The lead project for the intelligent and sustainable heat supply of the future

In 2016, Austria's space heating requirement amounted to approx. 87 TWh/a (total energy requirement: 311 TWh/a)1. A quarter of this is provided by grid-connected heat supply through more than 2000 district heating systems.

This means that the local and district heating sector already plays a central role in Austria's energy supply. Around 5,400 kilometres of valuable heat pipe infrastructure have currently been laid in Austria. They pass sewage treatment plants as well as industrial and commercial enterprises whose residual and waste heat could be used in many ways, and on their way there are open spaces on which solar heating systems and heat accumulators could be installed. The already installed infrastructure, the existing expansion potential, especially in dense urban areas, the use of new concepts, technologies and renewable energy sources, the use of opportunities for sector coupling and the resulting contributions to the decarbonisation of our energy system will increase the importance of the sector in the future.

Already today, every fourth house in Austria is supplied via heating networks - the aim of the ThermaFLEX lead project is to make them more flexible. A consistent integration of renewable energies and waste heat into the heating networks of the future would not only improve the air in the cities, but would also avoid considerable CO2 emissions, increase security of supply and protect consumers from rising oil and gas prices in the long term.


This is precisely where the lead project "Thermaflex" comes in, which within the showcase region "GreenEnergyLab" focuses on increasing energy flexibility and the resulting CO2 emission reductions in the district heating sector. At the beginning of the year, the Climate and Energy Fund, financed by funds from the Federal Ministry of Transport, Innovation and Technology, launched the ThermaFLEX lead project to develop such alternative energy sources for heating networks in the future. The aim of the project, which is scheduled to run for four years, is to develop strategies for making heating networks more flexible in order to increase the proportion of CO2-free heat. And this is exactly where ThermaFLEX comes in, which is headed by the Austrian research institute AEE - Institute for Sustainable Technologies (AEE INTEC). In eight work packages, 27 project partners from the energy industry and research as well as technology providers are working on the identification, simulation-supported planning, evaluation and selection as well as the implementation in combination with detailed monitoring and the resulting optimisation of flexibilisation measures. Over the next four years, they will support the implementation of seven demonstration plants for the flexibilisation of heating networks.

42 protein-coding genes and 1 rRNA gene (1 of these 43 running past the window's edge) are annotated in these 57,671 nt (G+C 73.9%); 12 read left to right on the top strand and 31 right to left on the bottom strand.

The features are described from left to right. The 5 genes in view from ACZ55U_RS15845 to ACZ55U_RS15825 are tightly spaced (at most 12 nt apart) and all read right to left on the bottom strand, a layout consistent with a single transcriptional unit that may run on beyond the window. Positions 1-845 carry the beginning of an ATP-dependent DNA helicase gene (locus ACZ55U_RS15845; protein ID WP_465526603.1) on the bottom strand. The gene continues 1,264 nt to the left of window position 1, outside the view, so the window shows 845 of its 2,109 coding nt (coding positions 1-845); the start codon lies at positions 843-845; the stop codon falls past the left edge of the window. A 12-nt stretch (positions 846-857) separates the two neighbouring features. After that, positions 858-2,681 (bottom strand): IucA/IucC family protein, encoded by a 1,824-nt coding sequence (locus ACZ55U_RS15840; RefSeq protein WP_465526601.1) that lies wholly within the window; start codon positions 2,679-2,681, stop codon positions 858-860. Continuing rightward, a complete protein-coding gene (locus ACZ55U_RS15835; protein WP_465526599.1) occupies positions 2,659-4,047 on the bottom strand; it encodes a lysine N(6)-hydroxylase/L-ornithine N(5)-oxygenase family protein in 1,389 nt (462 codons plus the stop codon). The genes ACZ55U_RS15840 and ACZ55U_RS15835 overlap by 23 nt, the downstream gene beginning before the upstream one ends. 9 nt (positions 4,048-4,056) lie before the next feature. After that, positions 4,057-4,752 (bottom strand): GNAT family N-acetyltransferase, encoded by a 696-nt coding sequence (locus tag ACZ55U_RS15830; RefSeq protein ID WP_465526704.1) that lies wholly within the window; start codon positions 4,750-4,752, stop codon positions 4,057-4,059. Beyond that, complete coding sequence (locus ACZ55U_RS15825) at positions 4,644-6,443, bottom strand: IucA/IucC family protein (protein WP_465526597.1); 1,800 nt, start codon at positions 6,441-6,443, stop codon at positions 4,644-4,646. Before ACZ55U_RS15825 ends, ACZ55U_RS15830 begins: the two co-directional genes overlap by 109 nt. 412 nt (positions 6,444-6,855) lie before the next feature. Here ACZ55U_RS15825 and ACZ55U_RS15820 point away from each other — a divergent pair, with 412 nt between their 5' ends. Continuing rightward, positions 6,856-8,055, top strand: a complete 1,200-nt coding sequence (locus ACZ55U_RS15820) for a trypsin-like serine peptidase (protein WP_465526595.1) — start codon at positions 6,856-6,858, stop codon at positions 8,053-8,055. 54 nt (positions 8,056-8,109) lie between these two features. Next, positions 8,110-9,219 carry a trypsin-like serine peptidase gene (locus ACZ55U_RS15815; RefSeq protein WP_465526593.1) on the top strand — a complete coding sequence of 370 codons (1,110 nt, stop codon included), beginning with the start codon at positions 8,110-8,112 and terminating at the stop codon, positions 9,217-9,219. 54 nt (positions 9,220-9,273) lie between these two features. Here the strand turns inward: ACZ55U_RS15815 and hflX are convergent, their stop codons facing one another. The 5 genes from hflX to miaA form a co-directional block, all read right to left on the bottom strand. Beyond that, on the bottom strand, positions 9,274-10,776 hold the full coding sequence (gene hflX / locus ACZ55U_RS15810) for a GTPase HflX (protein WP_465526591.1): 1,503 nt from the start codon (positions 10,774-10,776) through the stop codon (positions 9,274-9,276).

Procedure and methodology

In a sustainable and fully decarbonised energy system, e.g. large proportions of renewable, sometimes volatile energy sources, integrated sector coupling, decentralised energy conversion structures, etc. will lead to a considerably increased system complexity. At the same time, however, security of supply must be maintained and energy costs must remain affordable for end customers. This can only be achieved by increasing the flexibility of the overall system, which permits intelligent interaction between technical elements and non-technical elements.